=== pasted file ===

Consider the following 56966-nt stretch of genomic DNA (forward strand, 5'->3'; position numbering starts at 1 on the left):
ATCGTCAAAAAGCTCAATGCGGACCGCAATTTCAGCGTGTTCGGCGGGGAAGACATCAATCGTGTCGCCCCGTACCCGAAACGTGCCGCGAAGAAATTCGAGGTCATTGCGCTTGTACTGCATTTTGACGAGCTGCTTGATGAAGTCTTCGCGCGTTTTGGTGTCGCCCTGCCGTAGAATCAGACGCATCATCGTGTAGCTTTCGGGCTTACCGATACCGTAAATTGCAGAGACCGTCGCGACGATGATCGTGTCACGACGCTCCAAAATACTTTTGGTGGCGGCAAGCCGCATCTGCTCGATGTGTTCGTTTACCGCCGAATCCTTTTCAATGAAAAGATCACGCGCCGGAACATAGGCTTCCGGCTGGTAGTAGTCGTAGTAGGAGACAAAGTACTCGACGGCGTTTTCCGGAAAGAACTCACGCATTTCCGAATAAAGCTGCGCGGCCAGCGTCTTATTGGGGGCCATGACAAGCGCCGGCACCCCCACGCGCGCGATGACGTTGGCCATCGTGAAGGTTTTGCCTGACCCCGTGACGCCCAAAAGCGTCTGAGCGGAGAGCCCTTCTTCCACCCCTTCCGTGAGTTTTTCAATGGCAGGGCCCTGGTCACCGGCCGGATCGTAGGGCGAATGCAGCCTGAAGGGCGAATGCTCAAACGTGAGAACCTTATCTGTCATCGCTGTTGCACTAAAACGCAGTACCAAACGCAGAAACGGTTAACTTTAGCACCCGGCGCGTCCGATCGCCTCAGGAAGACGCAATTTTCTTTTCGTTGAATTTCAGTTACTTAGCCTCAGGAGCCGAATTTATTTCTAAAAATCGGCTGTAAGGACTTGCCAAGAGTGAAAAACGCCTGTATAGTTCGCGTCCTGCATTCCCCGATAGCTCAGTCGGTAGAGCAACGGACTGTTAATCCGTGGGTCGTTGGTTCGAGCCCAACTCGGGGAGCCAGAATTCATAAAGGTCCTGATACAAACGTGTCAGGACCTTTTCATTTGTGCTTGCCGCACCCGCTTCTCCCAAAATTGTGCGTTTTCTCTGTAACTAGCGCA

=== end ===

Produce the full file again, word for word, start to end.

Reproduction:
Consider the following 56966-nt stretch of genomic DNA (forward strand, 5'->3'; position numbering starts at 1 on the left):
ATCGTCAAAAAGCTCAATGCGGACCGCAATTTCAGCGTGTTCGGCGGGGAAGACATCAATCGTGTCGCCCCGTACCCGAAACGTGCCGCGAAGAAATTCGAGGTCATTGCGCTTGTACTGCATTTTGACGAGCTGCTTGATGAAGTCTTCGCGCGTTTTGGTGTCGCCCTGCCGTAGAATCAGACGCATCATCGTGTAGCTTTCGGGCTTACCGATACCGTAAATTGCAGAGACCGTCGCGACGATGATCGTGTCACGACGCTCCAAAATACTTTTGGTGGCGGCAAGCCGCATCTGCTCGATGTGTTCGTTTACCGCCGAATCCTTTTCAATGAAAAGATCACGCGCCGGAACATAGGCTTCCGGCTGGTAGTAGTCGTAGTAGGAGACAAAGTACTCGACGGCGTTTTCCGGAAAGAACTCACGCATTTCCGAATAAAGCTGCGCGGCCAGCGTCTTATTGGGGGCCATGACAAGCGCCGGCACCCCCACGCGCGCGATGACGTTGGCCATCGTGAAGGTTTTGCCTGACCCCGTGACGCCCAAAAGCGTCTGAGCGGAGAGCCCTTCTTCCACCCCTTCCGTGAGTTTTTCAATGGCAGGGCCCTGGTCACCGGCCGGATCGTAGGGCGAATGCAGCCTGAAGGGCGAATGCTCAAACGTGAGAACCTTATCTGTCATCGCTGTTGCACTAAAACGCAGTACCAAACGCAGAAACGGTTAACTTTAGCACCCGGCGCGTCCGATCGCCTCAGGAAGACGCAATTTTCTTTTCGTTGAATTTCAGTTACTTAGCCTCAGGAGCCGAATTTATTTCTAAAAATCGGCTGTAAGGACTTGCCAAGAGTGAAAAACGCCTGTATAGTTCGCGTCCTGCATTCCCCGATAGCTCAGTCGGTAGAGCAACGGACTGTTAATCCGTGGGTCGTTGGTTCGAGCCCAACTCGGGGAGCCAGAATTCATAAAGGTCCTGATACAAACGTGTCAGGACCTTTTCATTTGTGCTTGCCGCACCCGCTTCTCCCAAAATTGTGCGTTTTCTCTGTAACTAGCGCA